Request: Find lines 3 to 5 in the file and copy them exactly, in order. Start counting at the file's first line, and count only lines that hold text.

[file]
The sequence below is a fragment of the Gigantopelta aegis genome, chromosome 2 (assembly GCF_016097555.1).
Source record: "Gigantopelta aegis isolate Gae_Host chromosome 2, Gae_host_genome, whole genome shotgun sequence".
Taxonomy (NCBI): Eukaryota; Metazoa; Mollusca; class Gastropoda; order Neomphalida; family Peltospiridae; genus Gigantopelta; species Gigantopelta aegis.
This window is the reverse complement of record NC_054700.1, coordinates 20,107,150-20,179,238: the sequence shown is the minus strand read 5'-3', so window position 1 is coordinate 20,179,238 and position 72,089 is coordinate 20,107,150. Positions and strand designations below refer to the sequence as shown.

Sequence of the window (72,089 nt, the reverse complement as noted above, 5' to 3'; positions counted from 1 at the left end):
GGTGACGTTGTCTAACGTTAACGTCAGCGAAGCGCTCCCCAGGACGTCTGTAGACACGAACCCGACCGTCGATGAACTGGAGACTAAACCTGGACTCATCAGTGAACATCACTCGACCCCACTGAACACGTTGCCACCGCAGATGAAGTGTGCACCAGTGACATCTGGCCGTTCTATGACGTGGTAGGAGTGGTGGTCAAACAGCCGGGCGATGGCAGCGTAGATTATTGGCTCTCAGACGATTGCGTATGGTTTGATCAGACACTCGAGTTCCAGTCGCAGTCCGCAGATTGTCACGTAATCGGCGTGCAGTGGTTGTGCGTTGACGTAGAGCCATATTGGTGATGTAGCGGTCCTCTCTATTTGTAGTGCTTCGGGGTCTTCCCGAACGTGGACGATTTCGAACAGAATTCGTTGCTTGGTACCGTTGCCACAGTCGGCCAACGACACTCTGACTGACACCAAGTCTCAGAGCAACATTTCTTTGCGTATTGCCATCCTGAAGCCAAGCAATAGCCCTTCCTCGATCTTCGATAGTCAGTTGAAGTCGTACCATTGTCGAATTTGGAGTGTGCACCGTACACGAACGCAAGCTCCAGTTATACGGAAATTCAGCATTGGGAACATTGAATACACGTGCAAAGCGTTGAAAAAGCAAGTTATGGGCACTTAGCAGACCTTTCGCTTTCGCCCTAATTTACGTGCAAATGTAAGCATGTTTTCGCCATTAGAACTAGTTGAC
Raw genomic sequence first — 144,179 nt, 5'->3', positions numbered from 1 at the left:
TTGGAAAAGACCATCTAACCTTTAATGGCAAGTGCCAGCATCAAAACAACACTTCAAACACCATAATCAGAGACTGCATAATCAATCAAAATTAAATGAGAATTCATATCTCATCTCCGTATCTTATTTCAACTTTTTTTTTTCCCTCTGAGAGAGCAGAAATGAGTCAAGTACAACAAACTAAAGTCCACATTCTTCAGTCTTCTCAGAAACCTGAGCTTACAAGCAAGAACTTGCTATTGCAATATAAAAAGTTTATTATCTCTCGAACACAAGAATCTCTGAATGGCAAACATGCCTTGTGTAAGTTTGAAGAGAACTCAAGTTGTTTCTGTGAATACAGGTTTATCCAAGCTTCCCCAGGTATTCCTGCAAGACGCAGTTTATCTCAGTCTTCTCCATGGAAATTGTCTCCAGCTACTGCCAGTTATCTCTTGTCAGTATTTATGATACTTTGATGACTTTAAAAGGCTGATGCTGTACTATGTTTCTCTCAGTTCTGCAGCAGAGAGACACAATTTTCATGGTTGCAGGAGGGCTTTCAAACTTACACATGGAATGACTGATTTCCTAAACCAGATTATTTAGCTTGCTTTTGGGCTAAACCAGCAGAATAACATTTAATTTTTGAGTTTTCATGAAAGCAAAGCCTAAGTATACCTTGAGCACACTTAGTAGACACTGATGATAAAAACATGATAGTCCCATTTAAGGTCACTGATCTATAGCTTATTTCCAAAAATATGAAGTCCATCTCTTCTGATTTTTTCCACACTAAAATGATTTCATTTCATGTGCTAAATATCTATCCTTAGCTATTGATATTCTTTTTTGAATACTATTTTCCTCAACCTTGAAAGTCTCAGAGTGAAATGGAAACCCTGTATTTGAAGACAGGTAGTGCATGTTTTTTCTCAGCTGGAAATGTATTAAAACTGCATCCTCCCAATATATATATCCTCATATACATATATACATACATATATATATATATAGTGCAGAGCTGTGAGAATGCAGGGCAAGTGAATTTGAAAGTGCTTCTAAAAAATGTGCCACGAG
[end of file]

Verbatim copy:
Taxonomy (NCBI): Eukaryota; Metazoa; Mollusca; class Gastropoda; order Neomphalida; family Peltospiridae; genus Gigantopelta; species Gigantopelta aegis.
This window is the reverse complement of record NC_054700.1, coordinates 20,107,150-20,179,238: the sequence shown is the minus strand read 5'-3', so window position 1 is coordinate 20,179,238 and position 72,089 is coordinate 20,107,150. Positions and strand designations below refer to the sequence as shown.

Sequence of the window (72,089 nt, the reverse complement as noted above, 5' to 3'; positions counted from 1 at the left end):